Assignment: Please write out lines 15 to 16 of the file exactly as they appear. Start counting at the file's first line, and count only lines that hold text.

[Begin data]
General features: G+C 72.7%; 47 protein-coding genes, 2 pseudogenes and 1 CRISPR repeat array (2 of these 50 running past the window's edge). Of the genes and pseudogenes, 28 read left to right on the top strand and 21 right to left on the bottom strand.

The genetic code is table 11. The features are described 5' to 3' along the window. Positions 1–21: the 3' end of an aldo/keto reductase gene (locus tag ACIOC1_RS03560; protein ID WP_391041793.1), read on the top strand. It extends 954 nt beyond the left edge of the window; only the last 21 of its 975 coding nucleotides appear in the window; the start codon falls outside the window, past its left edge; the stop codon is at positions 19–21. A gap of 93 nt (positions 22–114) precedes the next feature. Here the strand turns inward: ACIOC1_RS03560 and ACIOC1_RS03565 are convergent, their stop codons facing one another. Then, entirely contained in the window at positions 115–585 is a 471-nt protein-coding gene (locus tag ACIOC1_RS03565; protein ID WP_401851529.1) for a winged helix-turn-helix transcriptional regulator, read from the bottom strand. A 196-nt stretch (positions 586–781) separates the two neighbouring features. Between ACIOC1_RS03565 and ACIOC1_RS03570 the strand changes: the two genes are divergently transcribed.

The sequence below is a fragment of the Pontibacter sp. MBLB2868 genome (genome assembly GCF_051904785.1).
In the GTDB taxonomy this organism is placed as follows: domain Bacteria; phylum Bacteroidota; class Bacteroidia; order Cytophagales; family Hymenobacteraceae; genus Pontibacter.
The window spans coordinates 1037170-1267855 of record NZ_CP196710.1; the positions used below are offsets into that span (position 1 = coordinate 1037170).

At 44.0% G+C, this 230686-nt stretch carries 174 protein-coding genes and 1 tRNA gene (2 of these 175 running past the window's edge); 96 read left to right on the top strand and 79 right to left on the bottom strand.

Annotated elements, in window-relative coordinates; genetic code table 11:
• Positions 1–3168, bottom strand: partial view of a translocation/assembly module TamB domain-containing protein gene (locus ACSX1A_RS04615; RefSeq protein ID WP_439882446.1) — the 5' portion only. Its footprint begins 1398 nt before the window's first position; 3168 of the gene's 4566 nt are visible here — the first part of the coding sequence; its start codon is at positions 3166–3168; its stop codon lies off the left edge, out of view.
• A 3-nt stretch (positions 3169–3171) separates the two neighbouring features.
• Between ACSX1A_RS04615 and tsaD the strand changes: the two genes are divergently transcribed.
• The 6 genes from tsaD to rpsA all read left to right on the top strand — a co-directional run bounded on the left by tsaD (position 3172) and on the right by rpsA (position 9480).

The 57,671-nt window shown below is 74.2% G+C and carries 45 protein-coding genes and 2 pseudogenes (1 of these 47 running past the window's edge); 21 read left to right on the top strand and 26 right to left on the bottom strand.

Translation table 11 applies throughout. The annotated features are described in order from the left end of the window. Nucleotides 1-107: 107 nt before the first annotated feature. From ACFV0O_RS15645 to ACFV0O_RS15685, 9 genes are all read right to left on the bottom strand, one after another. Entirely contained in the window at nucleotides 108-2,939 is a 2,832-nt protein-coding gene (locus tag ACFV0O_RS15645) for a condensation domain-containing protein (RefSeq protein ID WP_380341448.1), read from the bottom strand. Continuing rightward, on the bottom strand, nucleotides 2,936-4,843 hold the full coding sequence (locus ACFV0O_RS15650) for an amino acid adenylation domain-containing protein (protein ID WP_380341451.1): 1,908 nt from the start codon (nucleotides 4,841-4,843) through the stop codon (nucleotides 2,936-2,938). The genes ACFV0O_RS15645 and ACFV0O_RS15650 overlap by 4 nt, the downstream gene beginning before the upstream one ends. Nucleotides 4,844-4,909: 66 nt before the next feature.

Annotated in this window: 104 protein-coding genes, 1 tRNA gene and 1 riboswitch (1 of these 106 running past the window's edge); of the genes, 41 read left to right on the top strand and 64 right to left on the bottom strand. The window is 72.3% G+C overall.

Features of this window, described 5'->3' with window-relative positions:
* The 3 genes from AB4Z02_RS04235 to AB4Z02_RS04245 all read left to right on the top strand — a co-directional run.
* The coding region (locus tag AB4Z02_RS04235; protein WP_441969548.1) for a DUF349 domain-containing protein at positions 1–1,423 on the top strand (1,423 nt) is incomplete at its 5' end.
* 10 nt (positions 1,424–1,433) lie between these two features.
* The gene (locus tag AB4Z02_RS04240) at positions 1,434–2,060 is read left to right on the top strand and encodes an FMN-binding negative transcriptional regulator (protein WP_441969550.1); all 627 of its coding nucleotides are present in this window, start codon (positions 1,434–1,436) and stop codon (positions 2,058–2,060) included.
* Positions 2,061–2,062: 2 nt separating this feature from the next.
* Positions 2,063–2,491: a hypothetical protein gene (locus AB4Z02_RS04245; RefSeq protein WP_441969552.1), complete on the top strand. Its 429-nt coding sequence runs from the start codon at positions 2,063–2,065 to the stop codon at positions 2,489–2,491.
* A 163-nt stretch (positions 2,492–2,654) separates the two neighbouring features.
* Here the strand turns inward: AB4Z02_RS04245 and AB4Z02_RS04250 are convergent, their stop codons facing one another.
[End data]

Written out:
Features of this window, described 5'->3' with window-relative positions:
* The 3 genes from AB4Z02_RS04235 to AB4Z02_RS04245 all read left to right on the top strand — a co-directional run.